Matt Morgan: When bullet points miss the heartBMJ 2019; 366 doi: https://doi.org/10.1136/bmj.l5500 (Published 17 September 2019) Cite this as: BMJ 2019;366:l5500
- Matt Morgan, intensive care consultant
Follow Matt on Twitter: @dr_mattmorgan
My phone screen flashes as another email arrives. A solid block of justified text, dense and impenetrable, fills the screen, and my heart sinks. Even though its content is valuable, it’s hard work just moving my eyes around to read the letters. Yet the next email is different: short and concise, with three neat bullet points that hit the heart of the matter. I respond immediately and feel content.
I’m naturally drawn to simplifying complex matters, while I try to manage each day in the intensive care unit. This applies to the small things too, such as the emails I write and the ones I prefer to read. So, I should perhaps welcome the ordered nature of electronic health records—but I don’t.
To me, a series of short codes is not sufficient to summarise a prolonged clinical encounter. I worry that turning a month of complex illness and the resulting turmoil into a single line—“multiorgan failure owing to E coli sepsis”—loses something important. This summary is necessary, but it’s not enough for patients, for healthcare staff, or for medical science. The electronic health record needs to capture not just the medical facts but a patient’s narrative.
The evolution of electronic health records owes its existence to billing rather than communication. Precise and timely coding allows private healthcare providers to capture the dollars as well as the disease. It’s no wonder that, in a sea of transactions, we lose the human story.
When I type my daily ward round notes I’m careful to make sure that I provide enough context. Yes, I use bullet points to list problems and abbreviations for the endless array of fancy tests we order—but I always try to finish with a story. The start of my notes summarises the story so far. The end describes what I think will, may, or should happen over the course of the following week.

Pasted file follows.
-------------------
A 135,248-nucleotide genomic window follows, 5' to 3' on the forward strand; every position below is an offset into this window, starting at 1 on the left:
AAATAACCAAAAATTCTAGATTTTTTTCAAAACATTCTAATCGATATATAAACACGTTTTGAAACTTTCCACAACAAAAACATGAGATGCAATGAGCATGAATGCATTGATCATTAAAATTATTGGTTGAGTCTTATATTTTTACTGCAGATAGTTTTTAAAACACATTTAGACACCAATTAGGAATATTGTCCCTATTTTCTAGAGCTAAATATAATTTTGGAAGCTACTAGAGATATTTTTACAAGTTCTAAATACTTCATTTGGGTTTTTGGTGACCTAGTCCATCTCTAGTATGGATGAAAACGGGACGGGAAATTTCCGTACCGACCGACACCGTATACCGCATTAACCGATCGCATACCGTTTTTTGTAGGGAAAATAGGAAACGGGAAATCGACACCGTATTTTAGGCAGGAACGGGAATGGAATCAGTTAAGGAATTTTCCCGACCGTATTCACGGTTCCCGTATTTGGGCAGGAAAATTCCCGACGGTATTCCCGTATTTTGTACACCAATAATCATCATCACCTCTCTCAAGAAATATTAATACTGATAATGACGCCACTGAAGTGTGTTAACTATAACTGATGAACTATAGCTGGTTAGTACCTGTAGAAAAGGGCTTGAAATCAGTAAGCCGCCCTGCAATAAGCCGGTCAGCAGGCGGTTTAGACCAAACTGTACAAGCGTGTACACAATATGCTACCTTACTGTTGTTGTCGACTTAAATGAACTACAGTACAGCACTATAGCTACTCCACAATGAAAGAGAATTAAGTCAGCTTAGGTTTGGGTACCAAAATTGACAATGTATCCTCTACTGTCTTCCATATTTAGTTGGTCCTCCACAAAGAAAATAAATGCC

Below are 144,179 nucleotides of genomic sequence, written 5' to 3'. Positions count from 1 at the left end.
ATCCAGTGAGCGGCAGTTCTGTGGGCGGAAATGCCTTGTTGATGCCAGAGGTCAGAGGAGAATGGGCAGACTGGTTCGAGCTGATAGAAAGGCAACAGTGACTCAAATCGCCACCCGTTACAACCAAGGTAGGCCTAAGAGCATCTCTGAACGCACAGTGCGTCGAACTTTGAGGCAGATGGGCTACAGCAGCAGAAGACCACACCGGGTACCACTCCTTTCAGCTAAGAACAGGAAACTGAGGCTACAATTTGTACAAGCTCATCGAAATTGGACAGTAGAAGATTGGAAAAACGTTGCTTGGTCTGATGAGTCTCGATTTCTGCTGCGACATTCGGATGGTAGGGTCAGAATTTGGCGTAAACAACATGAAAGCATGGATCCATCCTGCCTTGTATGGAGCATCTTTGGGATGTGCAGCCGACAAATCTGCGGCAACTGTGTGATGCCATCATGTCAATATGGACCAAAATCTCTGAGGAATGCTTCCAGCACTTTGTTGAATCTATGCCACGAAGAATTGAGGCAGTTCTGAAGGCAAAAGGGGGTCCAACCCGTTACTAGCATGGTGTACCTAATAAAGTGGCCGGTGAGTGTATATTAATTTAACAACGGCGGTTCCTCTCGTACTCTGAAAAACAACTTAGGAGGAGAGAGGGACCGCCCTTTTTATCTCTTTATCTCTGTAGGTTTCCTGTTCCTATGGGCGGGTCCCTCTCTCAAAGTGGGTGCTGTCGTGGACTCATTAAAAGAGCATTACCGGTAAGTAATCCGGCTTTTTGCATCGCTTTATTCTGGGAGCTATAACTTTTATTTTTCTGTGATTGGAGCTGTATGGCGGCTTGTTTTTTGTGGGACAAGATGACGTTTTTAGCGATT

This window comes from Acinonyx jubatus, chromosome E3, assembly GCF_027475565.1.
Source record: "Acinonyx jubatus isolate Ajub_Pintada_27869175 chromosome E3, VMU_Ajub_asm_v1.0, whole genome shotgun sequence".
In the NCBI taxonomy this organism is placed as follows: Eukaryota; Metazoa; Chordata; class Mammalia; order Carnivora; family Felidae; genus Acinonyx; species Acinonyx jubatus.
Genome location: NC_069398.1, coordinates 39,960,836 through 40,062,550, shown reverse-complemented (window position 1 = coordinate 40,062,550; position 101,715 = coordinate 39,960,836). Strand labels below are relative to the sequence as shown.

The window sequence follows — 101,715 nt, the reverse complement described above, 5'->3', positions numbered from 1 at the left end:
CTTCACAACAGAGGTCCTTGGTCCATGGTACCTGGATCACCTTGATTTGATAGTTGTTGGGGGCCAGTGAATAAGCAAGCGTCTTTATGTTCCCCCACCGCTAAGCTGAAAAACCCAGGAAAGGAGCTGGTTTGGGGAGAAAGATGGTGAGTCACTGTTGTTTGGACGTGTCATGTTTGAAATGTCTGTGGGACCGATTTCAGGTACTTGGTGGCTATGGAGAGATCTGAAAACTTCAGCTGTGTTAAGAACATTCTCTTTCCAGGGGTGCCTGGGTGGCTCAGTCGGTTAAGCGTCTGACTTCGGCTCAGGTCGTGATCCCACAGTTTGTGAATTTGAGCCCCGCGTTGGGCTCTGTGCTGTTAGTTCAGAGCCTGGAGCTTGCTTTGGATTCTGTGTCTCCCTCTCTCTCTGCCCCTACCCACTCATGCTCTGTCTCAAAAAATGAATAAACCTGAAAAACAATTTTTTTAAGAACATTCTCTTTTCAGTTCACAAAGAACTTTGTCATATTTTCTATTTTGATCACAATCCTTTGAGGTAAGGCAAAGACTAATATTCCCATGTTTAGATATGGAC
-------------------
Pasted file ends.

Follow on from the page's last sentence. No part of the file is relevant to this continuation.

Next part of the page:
I tell the patients’ stories, using science, using medicine, but also using humanity: after all, the medical ethics expert Edmund Pellegrino described medicine as “the most humane of sciences, the most scientific of the humanities.”1 The final paragraph in a patient’s notes should say more than the list that precedes it, not because of its factual content but because of the language that joins it together. Using bullet points alone may allow me to take aim, but this would miss the heart of the matter.
Unlike emails, which work best in a concise form, electronic health records need a compulsory box for free text, to be filled with a story we can all relate to. This will help us remember that we’re dealing with a person, not just a patient.
The author thanks Peter Brindley for introducing him to the Pellegrino quote.
Matt Morgan is an honorary senior research fellow at Cardiff University, consultant in intensive care medicine and research and development lead in critical care at University Hospital of Wales, and an editor of BMJ OnExamination. His first book, Critical, was published in 2019.
Competing interests: I have read and understood BMJ policy on declaration of interests and declare that I have no competing interests.
Provenance and peer review: Commissioned; not externally peer reviewed.